People with learning disabilities are often excluded within society also have little control over their own lives, and were “more likely than others to have bad things happening in their lives (Joint Committee on Human Rights, 2008). People with learning disabilities, and particularly older ones, are among those groups of people who are faced with various barriers, such as access to good quality health care and equality in opportunities and health care services available to them, which add to their woes by making it all the more difficult to cope with their disability (Jenkins, 2005; Frey, 2006). People with learning disabilities comprise of a highly vulnerable section of the society and have limited access to health care facilities / services offered to them. Hence they are often faced with obstacles and challenges while copying with grave situations such as loss and bereavement of loved ones, personal illness, death etc (Elliott, 1995). which in turn tends to aggravate their situation and increase their dependence on the society – which includes their friends, family and loved ones as well as the community in general. They are known to have been ignored persistently in terms of providing services in the need of personal illness, death, and other challenging life situations, thus increasing their vulnerability all the more.
One of the most common characteristics observed in case of people with learning disabilities, on the basis of various studies, is their inability to communicate effectively. Although some of them can communicate their thoughts, feelings, fears and emotions effortless, a majority of them find it difficult to communicate accurately, in a meaningful manner. Such a drawback, often leads to further serious complications, such as detection of any major health problems, thus putting their lives at risk (Gates, 2007; Great Britain: Joint Committee on Human Rights Report, 2008).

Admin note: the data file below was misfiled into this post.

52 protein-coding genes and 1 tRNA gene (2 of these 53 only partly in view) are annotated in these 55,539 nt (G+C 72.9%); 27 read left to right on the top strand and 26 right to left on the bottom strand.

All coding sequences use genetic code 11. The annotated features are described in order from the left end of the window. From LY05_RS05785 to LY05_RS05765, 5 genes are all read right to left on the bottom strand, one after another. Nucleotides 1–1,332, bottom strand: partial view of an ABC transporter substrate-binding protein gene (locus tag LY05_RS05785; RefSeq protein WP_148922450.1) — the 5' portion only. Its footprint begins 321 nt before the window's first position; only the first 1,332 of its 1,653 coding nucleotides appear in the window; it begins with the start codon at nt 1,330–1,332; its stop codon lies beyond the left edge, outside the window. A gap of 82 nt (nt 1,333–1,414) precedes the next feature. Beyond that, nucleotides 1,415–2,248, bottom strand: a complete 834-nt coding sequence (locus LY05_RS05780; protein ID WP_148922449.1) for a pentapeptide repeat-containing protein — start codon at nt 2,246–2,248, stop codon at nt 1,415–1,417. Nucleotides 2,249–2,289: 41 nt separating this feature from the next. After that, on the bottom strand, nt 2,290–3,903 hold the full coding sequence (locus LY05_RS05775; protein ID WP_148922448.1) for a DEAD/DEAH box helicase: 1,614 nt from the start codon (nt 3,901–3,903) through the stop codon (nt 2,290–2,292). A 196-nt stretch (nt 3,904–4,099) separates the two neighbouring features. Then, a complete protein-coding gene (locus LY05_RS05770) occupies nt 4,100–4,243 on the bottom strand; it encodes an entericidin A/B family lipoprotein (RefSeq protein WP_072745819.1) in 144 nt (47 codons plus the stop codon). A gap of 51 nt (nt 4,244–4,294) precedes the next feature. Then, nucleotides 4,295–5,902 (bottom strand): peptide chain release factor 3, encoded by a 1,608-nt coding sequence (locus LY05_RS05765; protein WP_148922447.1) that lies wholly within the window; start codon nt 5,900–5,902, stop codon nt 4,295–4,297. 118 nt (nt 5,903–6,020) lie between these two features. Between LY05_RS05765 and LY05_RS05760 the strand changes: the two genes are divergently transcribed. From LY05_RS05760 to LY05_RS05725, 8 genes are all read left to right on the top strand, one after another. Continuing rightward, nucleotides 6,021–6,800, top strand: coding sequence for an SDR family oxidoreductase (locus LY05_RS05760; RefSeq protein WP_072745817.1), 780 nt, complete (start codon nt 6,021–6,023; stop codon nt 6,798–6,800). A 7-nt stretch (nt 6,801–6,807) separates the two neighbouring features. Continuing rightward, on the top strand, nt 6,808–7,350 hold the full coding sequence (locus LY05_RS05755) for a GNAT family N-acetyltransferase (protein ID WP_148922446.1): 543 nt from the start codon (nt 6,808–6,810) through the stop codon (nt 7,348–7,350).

According to Tuffrey-Wijne (2003), one of the most effective means of accurate medical assessment is appropriate and effortless communication and any irregularity in communicating issues related to one’s health often, invariably leads to disastrous results, which affects the health of the individual in question, and leads to incorrect and undesirable outcomes. The outcome of ineffective communication and inability to communicate one’s health problems is even more lethal in case of people with learning disabilities. According to Tuffrey-Wijne (1997) any inefficiency on the part of the individual suffering from learning disability, to communicate their health problems, may lead to a late diagnosis which further leads to an incorrect prognosis, and ultimately ends in untimely death of the individuals concerned. Office of Population Censuses and Surveys (OPCS 1998) showed that 48% of people with learning disabilities have impairment in one sensory domain and 18% are doubly impaired. Most significant issues are eating problem, nutrition, sleeping, respiratory function problems, foot care, skin conditions, pressure sores, bowel problems and gear disease (J.O’Hara&A.Sperlinger, 1997). Improved access to health care services for people with learning disabilities is a step ahead in ensuring their well being. Good quality physical and mental care services can go a long way in ensuring their long term safety. Furthermore increased commitment on the part of the carers and other health care service providers is probably one of the fastest and cheapest ways to ensure their better health. One of the most important and crucial elements of health care services is offering end-of-life care services to people with learning disabilities.
Communication, with respect to people with learning disabilities, is not restricted to the mere transfer of thoughts to the other person/s but in fact, it includes the ability that other person, to whom the information is being communicated, to accurately interpret the thoughts being conveyed, respond promptly on the information made available to them, and ensure follow up. Such a form of reciprocal communication is an extremely important and fundamental survival tool, for people with learning disabilities. According to Kerr et al (1996) available statistics have indicated that as many as 50% of the people suffering from learning disability suffer from some form of communication impairment, which includes difficulties in cognition, hearing, language, speech or social interaction (Ambalu, 1997). This is a matter of grave concern for the care givers as well as the government health care institutions which are involved in providing health care services to people with disabilities.